Thoughtful, detailed coverage of the Mac, iPhone, and iPad, plus the best-selling Take Control ebooks.

 

 

Pick an apple! 
 
Springy Dock Tricks

If you drag a file and hover over Dock icons, various useful things happen which are similar to Finder springing. If it's a window, the window un-minimizes from the Dock. If it's a stack, the corresponding folder in the Finder opens. If it's the Finder, it brings the Finder to the foreground and opens a window if one doesn't exist already. But the coolest (and most hidden) springing trick is if you hover over an application and press the Space bar, the application comes to the foreground. This is great for things like grabbing a file from somewhere to drop into a Mail composition window that's otherwise hidden. Grab the file you want, hover over the Mail icon, press the Space bar, and Mail comes to the front for you to drop the file into the compose window. Be sure that Spring-Loaded Folders and Windows is enabled in the Finder Preferences window.

Visit plucky tree

Submitted by
cricket

 
 

One for the Mac, Nineteen for Windows

Send Article to a Friend

One for the Mac, Nineteen for Windows -- U.S. Mac owners have one less option to pay the taxman. For a few years, H&R Block developed TaxCut for Mac OS X, paralleling their fairly good online site for tax preparation and filing. However, there will be no TaxCut 2005 (that's tax year, not release year).

<http://taxcut.com/>

With the growth in tax-preparation Web sites that provide instant feedback, don't require downloaded updates, and offer all kinds of upsell ("Have an accountant review your return for $75, and we'll ship you a cheese sandwich for $15!"), standalone Mac OS X tax software appears to be a losing game. That said, Intuit's TurboTax remains an option for Mac users (Intuit also offers Windows and online versions). Their 2005 tax year version for federal filing is available now; state tax add-ons will appear starting next month.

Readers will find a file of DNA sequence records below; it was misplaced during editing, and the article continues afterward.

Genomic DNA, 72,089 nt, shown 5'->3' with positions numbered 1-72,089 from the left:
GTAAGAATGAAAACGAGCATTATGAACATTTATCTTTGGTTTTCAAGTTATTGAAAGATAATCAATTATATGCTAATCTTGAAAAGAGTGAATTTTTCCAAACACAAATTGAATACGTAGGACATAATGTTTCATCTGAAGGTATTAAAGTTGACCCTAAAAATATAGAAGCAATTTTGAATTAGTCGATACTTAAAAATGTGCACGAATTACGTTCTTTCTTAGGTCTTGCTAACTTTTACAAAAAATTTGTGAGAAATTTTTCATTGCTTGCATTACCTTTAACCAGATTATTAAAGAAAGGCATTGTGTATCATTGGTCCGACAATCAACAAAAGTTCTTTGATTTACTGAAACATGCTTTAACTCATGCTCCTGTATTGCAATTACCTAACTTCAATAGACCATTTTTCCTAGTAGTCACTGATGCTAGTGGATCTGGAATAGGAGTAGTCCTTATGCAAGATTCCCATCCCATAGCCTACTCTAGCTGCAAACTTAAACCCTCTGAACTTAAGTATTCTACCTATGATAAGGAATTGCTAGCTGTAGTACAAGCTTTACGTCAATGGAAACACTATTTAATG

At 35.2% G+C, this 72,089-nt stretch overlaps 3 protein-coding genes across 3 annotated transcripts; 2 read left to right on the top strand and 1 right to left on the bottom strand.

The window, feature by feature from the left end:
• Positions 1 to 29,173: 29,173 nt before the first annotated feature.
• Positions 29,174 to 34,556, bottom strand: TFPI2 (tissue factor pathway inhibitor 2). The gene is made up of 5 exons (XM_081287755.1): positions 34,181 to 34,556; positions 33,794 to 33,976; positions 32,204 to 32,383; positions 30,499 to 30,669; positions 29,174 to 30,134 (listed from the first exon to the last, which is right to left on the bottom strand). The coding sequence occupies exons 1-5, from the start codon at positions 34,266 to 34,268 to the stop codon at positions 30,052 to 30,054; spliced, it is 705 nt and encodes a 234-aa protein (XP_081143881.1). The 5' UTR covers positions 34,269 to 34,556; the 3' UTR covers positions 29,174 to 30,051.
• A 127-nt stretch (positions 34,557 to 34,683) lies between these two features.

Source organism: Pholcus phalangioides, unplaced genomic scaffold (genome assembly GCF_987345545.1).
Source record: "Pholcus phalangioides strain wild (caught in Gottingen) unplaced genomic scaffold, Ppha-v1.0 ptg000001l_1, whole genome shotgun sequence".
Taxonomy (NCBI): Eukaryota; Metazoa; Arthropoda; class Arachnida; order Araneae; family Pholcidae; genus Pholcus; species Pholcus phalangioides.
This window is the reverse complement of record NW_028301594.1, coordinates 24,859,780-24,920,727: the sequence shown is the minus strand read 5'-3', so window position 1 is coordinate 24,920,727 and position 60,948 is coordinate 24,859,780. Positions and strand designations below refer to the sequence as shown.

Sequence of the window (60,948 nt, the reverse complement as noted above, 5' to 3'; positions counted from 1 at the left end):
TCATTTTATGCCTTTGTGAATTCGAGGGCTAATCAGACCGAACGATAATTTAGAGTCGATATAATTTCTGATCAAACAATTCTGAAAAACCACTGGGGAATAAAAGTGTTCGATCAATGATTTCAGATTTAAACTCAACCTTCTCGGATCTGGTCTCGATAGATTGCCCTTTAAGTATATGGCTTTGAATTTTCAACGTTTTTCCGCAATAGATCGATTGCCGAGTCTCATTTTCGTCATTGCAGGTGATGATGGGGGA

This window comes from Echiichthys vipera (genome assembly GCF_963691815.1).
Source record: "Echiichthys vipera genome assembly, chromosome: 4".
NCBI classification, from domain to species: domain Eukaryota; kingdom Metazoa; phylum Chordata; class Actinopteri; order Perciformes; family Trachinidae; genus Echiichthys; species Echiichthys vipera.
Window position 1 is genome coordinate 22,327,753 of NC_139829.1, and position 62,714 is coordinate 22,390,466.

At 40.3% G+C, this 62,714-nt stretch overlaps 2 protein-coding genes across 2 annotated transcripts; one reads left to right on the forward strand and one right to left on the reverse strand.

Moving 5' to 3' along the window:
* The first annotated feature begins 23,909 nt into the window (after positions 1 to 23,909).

<http://turbotax.intuit.com/>

For years, I worked with an accountant because of some complicated payout issues and other matters. I switched to TaxCut because I like the Web site and although the standalone version had some shortcomings, it seemed like the right choice. Now that I'm being forced to switch away from TaxCut, I'll be curious to see how easy it is to move my Quicken data into TurboTax. [GF]

 

READERS LIKE YOU! Support TidBITS by becoming a member today!
Check out the perks at <http://tidbits.com/member_benefits.html>
Special thanks to Jan Thomassen, Ainsley, Conor Martin, and daniel mao
for their generous support!